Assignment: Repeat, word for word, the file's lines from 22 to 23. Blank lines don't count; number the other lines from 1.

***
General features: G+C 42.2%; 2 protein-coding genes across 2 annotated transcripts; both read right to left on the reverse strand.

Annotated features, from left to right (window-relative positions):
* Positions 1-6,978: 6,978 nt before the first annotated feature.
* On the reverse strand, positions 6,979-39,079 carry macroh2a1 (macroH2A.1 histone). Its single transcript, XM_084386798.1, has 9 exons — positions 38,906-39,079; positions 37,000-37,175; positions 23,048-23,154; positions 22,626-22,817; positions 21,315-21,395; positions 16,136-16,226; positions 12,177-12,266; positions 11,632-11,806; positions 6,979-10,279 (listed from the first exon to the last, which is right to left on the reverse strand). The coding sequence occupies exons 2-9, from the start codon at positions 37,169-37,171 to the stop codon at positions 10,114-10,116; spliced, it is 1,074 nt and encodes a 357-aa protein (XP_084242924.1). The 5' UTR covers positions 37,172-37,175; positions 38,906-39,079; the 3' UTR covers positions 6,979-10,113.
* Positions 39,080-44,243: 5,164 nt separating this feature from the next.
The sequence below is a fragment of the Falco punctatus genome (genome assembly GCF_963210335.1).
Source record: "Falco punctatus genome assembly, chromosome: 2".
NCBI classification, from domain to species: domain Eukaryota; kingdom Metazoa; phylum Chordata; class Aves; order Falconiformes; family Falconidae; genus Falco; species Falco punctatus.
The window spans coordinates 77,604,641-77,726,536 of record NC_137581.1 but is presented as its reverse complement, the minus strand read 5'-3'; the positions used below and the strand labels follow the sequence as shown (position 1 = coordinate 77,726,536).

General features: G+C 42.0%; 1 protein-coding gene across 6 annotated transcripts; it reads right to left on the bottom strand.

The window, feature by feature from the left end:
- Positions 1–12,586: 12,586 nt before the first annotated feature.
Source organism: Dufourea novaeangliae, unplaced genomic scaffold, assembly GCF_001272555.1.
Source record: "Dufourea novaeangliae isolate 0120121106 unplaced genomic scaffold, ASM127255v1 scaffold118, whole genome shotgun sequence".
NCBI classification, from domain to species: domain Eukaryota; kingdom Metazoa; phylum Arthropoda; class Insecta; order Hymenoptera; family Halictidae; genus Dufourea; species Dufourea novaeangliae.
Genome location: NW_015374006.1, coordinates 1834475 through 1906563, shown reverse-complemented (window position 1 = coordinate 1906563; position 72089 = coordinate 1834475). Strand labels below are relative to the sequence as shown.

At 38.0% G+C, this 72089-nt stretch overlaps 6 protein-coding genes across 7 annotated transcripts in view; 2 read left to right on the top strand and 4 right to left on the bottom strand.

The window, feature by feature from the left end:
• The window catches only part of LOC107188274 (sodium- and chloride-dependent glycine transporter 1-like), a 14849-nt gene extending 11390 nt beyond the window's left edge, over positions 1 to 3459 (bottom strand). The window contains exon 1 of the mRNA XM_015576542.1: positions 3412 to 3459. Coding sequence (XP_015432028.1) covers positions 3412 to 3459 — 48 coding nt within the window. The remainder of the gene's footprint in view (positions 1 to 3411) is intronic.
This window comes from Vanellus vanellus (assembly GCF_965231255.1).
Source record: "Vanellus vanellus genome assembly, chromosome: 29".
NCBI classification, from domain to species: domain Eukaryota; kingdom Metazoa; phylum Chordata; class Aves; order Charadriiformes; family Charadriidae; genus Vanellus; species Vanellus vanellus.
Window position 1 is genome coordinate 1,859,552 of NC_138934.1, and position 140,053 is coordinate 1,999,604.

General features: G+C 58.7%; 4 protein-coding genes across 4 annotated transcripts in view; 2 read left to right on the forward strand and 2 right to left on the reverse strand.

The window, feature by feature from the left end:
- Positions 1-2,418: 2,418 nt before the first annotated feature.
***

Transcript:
NCBI classification, from domain to species: domain Eukaryota; kingdom Metazoa; phylum Chordata; class Aves; order Charadriiformes; family Charadriidae; genus Vanellus; species Vanellus vanellus.
Window position 1 is genome coordinate 1,859,552 of NC_138934.1, and position 140,053 is coordinate 1,999,604.